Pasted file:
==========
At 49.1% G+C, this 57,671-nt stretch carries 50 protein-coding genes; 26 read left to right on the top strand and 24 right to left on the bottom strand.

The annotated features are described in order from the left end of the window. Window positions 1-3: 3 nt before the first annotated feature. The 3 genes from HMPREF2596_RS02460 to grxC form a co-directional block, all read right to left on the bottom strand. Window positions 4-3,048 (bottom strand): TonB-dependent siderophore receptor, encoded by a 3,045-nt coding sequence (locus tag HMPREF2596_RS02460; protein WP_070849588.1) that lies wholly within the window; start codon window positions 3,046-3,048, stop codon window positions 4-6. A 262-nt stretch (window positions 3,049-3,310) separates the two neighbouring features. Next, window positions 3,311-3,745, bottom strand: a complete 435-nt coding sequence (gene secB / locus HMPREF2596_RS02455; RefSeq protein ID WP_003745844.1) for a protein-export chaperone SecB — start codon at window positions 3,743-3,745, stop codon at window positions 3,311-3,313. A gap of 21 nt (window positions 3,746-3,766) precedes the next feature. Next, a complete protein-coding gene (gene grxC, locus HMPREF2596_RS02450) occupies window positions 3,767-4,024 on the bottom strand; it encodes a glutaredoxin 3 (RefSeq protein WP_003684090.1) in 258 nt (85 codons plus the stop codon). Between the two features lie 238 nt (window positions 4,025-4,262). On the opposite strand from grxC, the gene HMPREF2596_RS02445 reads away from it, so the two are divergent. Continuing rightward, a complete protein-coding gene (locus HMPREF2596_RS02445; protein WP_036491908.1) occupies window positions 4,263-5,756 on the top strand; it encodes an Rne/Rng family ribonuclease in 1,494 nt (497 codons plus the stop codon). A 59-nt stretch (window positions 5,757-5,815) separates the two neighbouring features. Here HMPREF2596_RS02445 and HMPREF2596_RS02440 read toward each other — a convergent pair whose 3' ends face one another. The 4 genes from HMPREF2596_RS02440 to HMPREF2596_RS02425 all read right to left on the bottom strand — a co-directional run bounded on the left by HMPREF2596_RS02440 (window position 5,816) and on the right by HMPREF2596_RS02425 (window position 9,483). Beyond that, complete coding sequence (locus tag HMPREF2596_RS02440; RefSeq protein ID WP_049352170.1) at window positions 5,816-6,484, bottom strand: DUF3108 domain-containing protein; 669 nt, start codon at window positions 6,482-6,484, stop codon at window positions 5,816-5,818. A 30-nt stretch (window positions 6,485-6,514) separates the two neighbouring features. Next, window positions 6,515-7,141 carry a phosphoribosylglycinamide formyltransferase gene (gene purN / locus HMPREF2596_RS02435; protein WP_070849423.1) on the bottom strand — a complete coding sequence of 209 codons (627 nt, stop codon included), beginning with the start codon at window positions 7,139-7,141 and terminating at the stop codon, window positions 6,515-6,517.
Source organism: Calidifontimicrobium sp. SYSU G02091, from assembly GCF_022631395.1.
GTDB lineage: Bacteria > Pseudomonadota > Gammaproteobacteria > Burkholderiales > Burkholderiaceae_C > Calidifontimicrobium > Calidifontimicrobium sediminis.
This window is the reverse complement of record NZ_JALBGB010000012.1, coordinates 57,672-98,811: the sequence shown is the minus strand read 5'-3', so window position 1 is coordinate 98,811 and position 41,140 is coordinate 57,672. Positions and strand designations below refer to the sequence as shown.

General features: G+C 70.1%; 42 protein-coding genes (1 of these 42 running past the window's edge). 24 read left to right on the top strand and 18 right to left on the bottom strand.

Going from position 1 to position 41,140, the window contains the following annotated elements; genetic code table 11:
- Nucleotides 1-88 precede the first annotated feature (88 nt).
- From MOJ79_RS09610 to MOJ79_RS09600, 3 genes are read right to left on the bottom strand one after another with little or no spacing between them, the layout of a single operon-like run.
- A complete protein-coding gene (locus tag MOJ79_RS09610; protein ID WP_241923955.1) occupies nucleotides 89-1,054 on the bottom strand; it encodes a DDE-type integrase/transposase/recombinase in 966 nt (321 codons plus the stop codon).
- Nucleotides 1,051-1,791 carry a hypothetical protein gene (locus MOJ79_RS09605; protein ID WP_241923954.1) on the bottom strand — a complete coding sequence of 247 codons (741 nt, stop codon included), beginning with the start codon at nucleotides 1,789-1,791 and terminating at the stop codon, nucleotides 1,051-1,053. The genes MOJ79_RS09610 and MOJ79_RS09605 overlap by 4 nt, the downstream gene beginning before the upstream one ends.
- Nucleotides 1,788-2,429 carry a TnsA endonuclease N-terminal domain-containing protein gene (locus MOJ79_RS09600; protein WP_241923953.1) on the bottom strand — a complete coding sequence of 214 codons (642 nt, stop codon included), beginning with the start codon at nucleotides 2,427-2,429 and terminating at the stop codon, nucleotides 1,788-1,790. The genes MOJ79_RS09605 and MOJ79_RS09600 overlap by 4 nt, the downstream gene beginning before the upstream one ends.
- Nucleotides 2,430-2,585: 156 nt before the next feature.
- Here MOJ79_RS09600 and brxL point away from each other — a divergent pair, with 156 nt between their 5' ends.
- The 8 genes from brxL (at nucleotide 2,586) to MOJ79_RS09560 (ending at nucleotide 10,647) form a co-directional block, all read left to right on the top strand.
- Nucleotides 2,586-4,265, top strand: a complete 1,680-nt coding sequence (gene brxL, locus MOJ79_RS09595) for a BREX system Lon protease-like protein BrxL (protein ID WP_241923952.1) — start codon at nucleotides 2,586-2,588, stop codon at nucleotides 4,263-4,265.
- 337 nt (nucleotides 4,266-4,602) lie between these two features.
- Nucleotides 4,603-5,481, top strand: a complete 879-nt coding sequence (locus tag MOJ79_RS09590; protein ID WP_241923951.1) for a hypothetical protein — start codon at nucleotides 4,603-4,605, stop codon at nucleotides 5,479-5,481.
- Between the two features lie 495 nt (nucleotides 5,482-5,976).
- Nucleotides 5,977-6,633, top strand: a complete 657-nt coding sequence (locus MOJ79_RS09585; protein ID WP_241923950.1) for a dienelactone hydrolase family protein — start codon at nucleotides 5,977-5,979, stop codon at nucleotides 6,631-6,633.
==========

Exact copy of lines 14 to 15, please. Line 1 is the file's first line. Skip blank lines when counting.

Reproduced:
- Here MOJ79_RS09600 and brxL point away from each other — a divergent pair, with 156 nt between their 5' ends.
- The 8 genes from brxL (at nucleotide 2,586) to MOJ79_RS09560 (ending at nucleotide 10,647) form a co-directional block, all read left to right on the top strand.